St. Boniface certainly offended his audience when he chopped down the Sacred Oak of Geismar, an ancient tree consecrated to Thor.  The tree, of immense age and girth, fell to only a few axe blows, and was found to be rotted within.  (A perhaps fanciful legend has the tree falling in four parts, i.e., cruciform shape.)  He was offensive to all those to whom he took the Good News, for the Good News requires that we change, and to ask anyone to change is bound to cause offense.  Boniface was finally killed by Frisian warriors, as he prepared new believers for confirmation.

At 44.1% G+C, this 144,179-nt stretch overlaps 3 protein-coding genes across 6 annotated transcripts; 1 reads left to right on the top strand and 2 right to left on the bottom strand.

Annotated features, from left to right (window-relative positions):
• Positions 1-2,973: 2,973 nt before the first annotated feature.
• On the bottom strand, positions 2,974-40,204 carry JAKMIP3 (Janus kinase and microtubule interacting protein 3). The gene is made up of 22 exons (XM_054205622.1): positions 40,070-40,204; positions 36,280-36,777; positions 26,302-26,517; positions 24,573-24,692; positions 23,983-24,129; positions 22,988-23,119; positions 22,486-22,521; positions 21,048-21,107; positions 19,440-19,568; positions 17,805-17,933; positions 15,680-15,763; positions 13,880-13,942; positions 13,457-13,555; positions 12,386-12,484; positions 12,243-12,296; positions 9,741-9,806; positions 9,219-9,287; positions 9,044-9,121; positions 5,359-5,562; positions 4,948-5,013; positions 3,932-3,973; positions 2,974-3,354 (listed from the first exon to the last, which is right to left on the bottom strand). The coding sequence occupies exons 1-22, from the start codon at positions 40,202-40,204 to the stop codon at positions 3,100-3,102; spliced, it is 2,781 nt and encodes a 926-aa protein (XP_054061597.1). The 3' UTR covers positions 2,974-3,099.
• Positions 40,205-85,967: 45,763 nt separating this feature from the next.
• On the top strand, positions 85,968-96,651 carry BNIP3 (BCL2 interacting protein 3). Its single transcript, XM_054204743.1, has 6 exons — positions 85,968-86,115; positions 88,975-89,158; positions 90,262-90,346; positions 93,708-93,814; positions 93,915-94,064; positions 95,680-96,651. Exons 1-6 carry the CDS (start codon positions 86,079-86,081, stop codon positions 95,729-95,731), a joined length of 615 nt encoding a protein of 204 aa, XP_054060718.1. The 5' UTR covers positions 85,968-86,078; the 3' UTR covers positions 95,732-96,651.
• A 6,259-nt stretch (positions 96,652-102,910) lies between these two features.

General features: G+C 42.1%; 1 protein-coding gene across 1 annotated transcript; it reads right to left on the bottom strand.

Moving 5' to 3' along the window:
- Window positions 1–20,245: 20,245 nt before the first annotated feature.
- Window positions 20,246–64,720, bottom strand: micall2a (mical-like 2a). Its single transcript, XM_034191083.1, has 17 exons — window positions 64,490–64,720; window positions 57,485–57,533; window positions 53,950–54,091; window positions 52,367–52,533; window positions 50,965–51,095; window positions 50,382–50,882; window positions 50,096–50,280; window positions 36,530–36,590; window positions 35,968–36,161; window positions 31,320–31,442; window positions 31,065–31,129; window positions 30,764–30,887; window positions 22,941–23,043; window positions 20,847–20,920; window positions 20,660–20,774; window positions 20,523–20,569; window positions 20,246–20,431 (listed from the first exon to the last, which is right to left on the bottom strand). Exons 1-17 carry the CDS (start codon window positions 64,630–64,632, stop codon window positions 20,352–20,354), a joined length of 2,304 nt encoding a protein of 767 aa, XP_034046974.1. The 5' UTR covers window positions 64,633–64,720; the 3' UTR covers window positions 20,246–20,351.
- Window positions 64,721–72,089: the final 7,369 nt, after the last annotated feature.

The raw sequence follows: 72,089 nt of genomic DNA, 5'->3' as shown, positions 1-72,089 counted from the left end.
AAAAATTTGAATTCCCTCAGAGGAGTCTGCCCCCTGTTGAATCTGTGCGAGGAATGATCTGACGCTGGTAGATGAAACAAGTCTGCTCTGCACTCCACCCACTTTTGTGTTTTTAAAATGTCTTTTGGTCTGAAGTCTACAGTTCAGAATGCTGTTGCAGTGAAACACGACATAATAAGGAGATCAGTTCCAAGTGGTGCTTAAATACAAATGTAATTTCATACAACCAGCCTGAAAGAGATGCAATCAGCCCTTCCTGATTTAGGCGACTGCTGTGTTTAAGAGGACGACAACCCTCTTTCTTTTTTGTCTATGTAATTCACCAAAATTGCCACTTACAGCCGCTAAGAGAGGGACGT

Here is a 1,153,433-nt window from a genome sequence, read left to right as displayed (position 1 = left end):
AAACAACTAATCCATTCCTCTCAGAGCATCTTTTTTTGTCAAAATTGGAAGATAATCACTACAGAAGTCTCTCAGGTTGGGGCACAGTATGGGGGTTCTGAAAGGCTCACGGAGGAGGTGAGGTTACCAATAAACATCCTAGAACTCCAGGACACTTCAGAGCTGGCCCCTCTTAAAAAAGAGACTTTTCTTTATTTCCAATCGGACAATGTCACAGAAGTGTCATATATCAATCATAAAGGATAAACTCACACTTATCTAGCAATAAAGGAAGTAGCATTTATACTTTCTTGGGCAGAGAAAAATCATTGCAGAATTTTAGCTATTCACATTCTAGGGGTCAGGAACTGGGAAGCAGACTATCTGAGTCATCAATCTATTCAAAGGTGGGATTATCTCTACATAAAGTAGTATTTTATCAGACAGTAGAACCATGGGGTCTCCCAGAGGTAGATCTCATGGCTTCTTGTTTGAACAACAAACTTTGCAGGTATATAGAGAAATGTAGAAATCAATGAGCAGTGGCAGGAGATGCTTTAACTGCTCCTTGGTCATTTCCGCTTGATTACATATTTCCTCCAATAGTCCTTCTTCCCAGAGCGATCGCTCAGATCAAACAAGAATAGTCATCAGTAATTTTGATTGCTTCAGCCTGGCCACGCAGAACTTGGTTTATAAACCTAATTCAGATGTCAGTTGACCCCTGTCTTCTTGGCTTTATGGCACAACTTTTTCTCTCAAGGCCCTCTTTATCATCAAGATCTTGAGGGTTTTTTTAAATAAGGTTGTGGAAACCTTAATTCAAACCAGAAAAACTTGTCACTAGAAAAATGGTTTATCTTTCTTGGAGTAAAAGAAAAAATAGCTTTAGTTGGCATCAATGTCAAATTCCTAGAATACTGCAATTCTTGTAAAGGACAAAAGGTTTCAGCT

The Gospel is threatening and offensive to all to whom change is threatening and offensive.  The world would rather have itself celebrated and affirmed.  This does not mean that we need to condemn.  We first need to get to know.  We first need to proclaim the Gospel in who we are, for we cannot impose transformation in Christ on anyone.  They must desire change; they must seek God, and to do this their individual wills must be drawn.  We cannot motivate anyone to see any need for change, and to desire to change, by telling them that there is something wrong with them.  In all that we do we will get close to nowhere by pointing out the wrong found in others or in other teachings.  Rather, we must do what Jesus did, and what His saints in mission have always done—proclaim.  Proclaim daily the Good News of salvation.  Proclaim each day “Here’s the truth!” rather than “That’s not true!” (whatever “that” may be, and even when “that” clearly isn’t true).